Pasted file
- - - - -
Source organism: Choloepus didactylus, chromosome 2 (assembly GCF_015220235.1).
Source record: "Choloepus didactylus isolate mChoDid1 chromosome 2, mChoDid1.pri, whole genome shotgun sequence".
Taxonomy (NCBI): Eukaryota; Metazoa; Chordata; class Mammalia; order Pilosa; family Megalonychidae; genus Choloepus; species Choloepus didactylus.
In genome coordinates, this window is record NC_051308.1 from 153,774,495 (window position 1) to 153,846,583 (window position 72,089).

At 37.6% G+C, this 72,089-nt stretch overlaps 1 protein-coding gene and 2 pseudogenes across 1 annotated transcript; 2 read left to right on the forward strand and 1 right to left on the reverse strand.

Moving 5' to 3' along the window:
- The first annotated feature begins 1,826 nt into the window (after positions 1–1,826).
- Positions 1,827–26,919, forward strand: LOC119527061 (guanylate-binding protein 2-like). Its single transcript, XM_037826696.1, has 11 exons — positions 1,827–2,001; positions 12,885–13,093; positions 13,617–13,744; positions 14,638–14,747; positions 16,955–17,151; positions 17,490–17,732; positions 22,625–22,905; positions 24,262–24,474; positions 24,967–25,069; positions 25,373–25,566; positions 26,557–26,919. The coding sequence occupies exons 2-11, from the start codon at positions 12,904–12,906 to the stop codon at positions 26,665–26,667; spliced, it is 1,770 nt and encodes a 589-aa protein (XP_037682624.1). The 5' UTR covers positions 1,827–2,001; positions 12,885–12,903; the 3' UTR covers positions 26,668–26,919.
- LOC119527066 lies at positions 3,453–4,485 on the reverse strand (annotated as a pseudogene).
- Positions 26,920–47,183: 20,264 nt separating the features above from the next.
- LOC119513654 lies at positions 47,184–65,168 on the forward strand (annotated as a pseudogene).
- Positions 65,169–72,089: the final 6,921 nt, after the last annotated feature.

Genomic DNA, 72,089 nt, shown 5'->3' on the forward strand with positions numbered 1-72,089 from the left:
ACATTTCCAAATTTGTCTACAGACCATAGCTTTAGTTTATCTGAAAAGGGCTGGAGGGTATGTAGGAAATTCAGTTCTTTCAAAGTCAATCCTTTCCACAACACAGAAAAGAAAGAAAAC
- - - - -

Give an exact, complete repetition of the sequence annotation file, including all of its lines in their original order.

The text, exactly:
Source organism: Choloepus didactylus, chromosome 2 (assembly GCF_015220235.1).
Source record: "Choloepus didactylus isolate mChoDid1 chromosome 2, mChoDid1.pri, whole genome shotgun sequence".
Taxonomy (NCBI): Eukaryota; Metazoa; Chordata; class Mammalia; order Pilosa; family Megalonychidae; genus Choloepus; species Choloepus didactylus.
In genome coordinates, this window is record NC_051308.1 from 153,774,495 (window position 1) to 153,846,583 (window position 72,089).

At 37.6% G+C, this 72,089-nt stretch overlaps 1 protein-coding gene and 2 pseudogenes across 1 annotated transcript; 2 read left to right on the forward strand and 1 right to left on the reverse strand.

Moving 5' to 3' along the window:
- The first annotated feature begins 1,826 nt into the window (after positions 1–1,826).
- Positions 1,827–26,919, forward strand: LOC119527061 (guanylate-binding protein 2-like). Its single transcript, XM_037826696.1, has 11 exons — positions 1,827–2,001; positions 12,885–13,093; positions 13,617–13,744; positions 14,638–14,747; positions 16,955–17,151; positions 17,490–17,732; positions 22,625–22,905; positions 24,262–24,474; positions 24,967–25,069; positions 25,373–25,566; positions 26,557–26,919. The coding sequence occupies exons 2-11, from the start codon at positions 12,904–12,906 to the stop codon at positions 26,665–26,667; spliced, it is 1,770 nt and encodes a 589-aa protein (XP_037682624.1). The 5' UTR covers positions 1,827–2,001; positions 12,885–12,903; the 3' UTR covers positions 26,668–26,919.
- LOC119527066 lies at positions 3,453–4,485 on the reverse strand (annotated as a pseudogene).
- Positions 26,920–47,183: 20,264 nt separating the features above from the next.
- LOC119513654 lies at positions 47,184–65,168 on the forward strand (annotated as a pseudogene).
- Positions 65,169–72,089: the final 6,921 nt, after the last annotated feature.

Genomic DNA, 72,089 nt, shown 5'->3' on the forward strand with positions numbered 1-72,089 from the left:
ACATTTCCAAATTTGTCTACAGACCATAGCTTTAGTTTATCTGAAAAGGGCTGGAGGGTATGTAGGAAATTCAGTTCTTTCAAAGTCAATCCTTTCCACAACACAGAAAAGAAAGAAAAC